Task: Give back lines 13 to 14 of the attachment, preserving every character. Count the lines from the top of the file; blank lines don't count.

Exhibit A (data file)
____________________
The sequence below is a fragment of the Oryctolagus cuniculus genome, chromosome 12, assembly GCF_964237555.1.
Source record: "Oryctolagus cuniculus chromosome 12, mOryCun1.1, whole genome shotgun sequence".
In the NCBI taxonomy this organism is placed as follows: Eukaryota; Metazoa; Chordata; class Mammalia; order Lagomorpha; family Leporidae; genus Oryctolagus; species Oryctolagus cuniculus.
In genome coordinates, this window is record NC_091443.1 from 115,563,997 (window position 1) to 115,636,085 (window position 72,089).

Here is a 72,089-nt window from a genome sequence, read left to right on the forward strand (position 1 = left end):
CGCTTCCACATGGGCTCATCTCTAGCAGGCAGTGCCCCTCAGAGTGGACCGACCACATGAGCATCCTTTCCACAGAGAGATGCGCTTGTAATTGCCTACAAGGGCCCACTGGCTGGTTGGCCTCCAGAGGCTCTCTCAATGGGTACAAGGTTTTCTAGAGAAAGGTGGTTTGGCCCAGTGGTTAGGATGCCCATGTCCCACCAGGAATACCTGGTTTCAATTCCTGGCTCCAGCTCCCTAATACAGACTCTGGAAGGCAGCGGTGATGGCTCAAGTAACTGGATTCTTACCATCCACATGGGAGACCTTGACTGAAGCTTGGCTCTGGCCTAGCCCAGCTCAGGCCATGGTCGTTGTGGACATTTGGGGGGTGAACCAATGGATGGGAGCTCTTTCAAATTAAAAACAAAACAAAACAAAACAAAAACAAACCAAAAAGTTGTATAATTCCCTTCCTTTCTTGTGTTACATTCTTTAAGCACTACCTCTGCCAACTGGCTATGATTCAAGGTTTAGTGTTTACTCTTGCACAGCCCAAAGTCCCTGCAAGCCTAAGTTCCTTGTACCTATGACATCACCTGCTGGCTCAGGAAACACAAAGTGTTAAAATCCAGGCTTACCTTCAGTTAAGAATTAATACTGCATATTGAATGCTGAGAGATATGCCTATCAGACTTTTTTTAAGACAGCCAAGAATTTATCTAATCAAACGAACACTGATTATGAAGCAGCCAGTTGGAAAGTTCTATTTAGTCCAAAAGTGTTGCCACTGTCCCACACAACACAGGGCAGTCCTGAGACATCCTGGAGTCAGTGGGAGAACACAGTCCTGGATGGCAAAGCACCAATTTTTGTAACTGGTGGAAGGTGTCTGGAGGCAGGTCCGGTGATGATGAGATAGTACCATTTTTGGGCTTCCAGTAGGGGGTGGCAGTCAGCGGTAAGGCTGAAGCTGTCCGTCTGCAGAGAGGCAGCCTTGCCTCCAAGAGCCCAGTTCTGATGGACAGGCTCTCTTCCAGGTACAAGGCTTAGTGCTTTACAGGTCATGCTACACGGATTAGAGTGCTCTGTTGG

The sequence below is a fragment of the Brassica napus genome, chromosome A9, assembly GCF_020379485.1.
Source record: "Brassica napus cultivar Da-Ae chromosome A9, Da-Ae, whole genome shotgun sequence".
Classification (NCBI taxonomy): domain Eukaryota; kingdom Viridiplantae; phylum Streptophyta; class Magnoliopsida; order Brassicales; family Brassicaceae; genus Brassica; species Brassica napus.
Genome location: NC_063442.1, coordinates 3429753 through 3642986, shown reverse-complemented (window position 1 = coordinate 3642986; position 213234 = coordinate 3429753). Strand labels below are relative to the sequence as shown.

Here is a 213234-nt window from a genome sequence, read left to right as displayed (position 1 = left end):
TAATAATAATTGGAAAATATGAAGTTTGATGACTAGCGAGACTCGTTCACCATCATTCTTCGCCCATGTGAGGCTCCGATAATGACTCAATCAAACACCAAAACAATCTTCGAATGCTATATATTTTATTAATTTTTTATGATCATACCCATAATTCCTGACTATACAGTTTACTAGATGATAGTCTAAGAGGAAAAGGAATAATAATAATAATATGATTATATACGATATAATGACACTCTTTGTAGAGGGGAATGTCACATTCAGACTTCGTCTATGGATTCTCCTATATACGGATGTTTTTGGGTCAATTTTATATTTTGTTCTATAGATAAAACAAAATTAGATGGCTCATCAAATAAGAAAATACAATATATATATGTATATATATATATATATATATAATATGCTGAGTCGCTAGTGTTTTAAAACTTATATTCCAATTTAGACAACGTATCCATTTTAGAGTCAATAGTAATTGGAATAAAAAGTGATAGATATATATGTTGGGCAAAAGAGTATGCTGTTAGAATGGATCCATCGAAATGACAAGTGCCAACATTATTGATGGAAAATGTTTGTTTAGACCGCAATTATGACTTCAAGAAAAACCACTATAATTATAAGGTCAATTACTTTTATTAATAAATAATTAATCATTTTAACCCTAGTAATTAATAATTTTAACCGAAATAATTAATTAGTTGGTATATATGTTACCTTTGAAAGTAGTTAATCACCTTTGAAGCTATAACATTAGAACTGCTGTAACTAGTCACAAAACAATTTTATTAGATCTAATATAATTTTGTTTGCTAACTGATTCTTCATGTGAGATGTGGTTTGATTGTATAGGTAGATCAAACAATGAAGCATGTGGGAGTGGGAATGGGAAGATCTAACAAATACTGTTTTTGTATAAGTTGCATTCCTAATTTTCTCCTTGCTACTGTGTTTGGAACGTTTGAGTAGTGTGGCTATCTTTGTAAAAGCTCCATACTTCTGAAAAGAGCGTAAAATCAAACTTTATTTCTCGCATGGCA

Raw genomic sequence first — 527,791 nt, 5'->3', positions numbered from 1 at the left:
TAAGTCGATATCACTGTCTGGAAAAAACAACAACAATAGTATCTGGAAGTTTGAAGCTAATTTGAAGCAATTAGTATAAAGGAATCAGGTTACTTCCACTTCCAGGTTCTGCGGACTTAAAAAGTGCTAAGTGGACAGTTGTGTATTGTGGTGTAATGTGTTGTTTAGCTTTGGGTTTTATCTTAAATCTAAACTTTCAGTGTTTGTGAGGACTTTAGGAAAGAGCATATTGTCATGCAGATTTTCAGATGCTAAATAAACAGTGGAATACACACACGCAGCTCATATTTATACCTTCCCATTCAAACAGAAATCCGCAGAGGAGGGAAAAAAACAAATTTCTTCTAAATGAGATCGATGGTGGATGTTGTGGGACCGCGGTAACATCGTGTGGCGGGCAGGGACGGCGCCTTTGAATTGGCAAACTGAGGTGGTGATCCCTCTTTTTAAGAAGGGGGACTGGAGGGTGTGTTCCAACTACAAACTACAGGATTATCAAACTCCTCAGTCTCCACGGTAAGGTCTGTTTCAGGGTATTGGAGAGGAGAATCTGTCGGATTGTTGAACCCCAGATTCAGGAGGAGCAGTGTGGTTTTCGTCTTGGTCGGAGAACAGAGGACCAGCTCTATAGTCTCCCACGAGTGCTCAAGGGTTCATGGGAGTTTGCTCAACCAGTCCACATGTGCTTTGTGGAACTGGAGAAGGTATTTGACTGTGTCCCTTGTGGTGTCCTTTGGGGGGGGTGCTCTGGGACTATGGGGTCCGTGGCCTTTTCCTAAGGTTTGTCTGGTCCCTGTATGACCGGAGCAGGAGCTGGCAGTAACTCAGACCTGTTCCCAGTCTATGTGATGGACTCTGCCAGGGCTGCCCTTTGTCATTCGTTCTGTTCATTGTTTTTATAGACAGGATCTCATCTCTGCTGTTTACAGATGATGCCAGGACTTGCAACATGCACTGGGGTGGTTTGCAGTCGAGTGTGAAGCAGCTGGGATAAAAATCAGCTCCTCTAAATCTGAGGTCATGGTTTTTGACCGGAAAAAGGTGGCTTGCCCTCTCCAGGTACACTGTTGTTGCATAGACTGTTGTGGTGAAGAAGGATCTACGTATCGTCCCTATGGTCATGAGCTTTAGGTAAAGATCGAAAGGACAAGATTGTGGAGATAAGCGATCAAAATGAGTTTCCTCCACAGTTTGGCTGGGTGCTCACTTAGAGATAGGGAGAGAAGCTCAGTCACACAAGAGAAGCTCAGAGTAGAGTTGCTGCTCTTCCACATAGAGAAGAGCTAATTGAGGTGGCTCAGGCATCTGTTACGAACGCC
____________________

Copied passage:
Raw genomic sequence first — 527,791 nt, 5'->3', positions numbered from 1 at the left:
TAAGTCGATATCACTGTCTGGAAAAAACAACAACAATAGTATCTGGAAGTTTGAAGCTAATTTGAAGCAATTAGTATAAAGGAATCAGGTTACTTCCACTTCCAGGTTCTGCGGACTTAAAAAGTGCTAAGTGGACAGTTGTGTATTGTGGTGTAATGTGTTGTTTAGCTTTGGGTTTTATCTTAAATCTAAACTTTCAGTGTTTGTGAGGACTTTAGGAAAGAGCATATTGTCATGCAGATTTTCAGATGCTAAATAAACAGTGGAATACACACACGCAGCTCATATTTATACCTTCCCATTCAAACAGAAATCCGCAGAGGAGGGAAAAAAACAAATTTCTTCTAAATGAGATCGATGGTGGATGTTGTGGGACCGCGGTAACATCGTGTGGCGGGCAGGGACGGCGCCTTTGAATTGGCAAACTGAGGTGGTGATCCCTCTTTTTAAGAAGGGGGACTGGAGGGTGTGTTCCAACTACAAACTACAGGATTATCAAACTCCTCAGTCTCCACGGTAAGGTCTGTTTCAGGGTATTGGAGAGGAGAATCTGTCGGATTGTTGAACCCCAGATTCAGGAGGAGCAGTGTGGTTTTCGTCTTGGTCGGAGAACAGAGGACCAGCTCTATAGTCTCCCACGAGTGCTCAAGGGTTCATGGGAGTTTGCTCAACCAGTCCACATGTGCTTTGTGGAACTGGAGAAGGTATTTGACTGTGTCCCTTGTGGTGTCCTTTGGGGGGGGTGCTCTGGGACTATGGGGTCCGTGGCCTTTTCCTAAGGTTTGTCTGGTCCCTGTATGACCGGAGCAGGAGCTGGCAGTAACTCAGACCTGTTCCCAGTCTATGTGATGGACTCTGCCAGGGCTGCCCTTTGTCATTCGTTCTGTTCATTGTTTTTATAGACAGGATCTCATCTCTGCTGTTTACAGATGATGCCAGGACTTGCAACATGCACTGGGGTGGTTTGCAGTCGAGTGTGAAGCAGCTGGGATAAAAATCAGCTCCTCTAAATCTGAGGTCATGGTTTTTGACCGGAAAAAGGTGGCTTGCCCTCTCCAGGTACACTGTTGTTGCATAGACTGTTGTGGTGAAGAAGGATCTACGTATCGTCCCTATGGTCATGAGCTTTAGGTAAAGATCGAAAGGACAAGATTGTGGAGATAAGCGATCAAAATGAGTTTCCTCCACAGTTTGGCTGGGTGCTCACTTAGAGATAGGGAGAGAAGCTCAGTCACACAAGAGAAGCTCAGAGTAGAGTTGCTGCTCTTCCACATAGAGAAGAGCTAATTGAGGTGGCTCAGGCATCTGTTACGAACGCC